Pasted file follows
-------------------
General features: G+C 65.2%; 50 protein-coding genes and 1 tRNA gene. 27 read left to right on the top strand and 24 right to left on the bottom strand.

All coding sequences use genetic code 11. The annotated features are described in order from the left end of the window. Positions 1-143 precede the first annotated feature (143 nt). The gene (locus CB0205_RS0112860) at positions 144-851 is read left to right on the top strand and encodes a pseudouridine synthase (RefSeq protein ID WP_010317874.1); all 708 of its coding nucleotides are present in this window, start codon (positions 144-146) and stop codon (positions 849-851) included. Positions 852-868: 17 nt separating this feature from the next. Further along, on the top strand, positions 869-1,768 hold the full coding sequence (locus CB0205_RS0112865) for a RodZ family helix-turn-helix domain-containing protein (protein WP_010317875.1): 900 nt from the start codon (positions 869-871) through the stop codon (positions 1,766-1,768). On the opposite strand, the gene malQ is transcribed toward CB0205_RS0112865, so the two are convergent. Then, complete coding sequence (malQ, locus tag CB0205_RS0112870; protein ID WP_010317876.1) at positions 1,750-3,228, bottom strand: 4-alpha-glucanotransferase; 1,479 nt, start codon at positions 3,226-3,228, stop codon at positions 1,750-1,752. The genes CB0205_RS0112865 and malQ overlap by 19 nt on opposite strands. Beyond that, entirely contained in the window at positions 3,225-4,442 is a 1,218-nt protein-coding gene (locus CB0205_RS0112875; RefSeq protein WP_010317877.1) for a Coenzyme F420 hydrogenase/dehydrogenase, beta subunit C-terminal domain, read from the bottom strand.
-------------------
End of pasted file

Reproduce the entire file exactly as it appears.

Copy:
General features: G+C 65.2%; 50 protein-coding genes and 1 tRNA gene. 27 read left to right on the top strand and 24 right to left on the bottom strand.

All coding sequences use genetic code 11. The annotated features are described in order from the left end of the window. Positions 1-143 precede the first annotated feature (143 nt). The gene (locus CB0205_RS0112860) at positions 144-851 is read left to right on the top strand and encodes a pseudouridine synthase (RefSeq protein ID WP_010317874.1); all 708 of its coding nucleotides are present in this window, start codon (positions 144-146) and stop codon (positions 849-851) included. Positions 852-868: 17 nt separating this feature from the next. Further along, on the top strand, positions 869-1,768 hold the full coding sequence (locus CB0205_RS0112865) for a RodZ family helix-turn-helix domain-containing protein (protein WP_010317875.1): 900 nt from the start codon (positions 869-871) through the stop codon (positions 1,766-1,768). On the opposite strand, the gene malQ is transcribed toward CB0205_RS0112865, so the two are convergent. Then, complete coding sequence (malQ, locus tag CB0205_RS0112870; protein ID WP_010317876.1) at positions 1,750-3,228, bottom strand: 4-alpha-glucanotransferase; 1,479 nt, start codon at positions 3,226-3,228, stop codon at positions 1,750-1,752. The genes CB0205_RS0112865 and malQ overlap by 19 nt on opposite strands. Beyond that, entirely contained in the window at positions 3,225-4,442 is a 1,218-nt protein-coding gene (locus CB0205_RS0112875; RefSeq protein WP_010317877.1) for a Coenzyme F420 hydrogenase/dehydrogenase, beta subunit C-terminal domain, read from the bottom strand.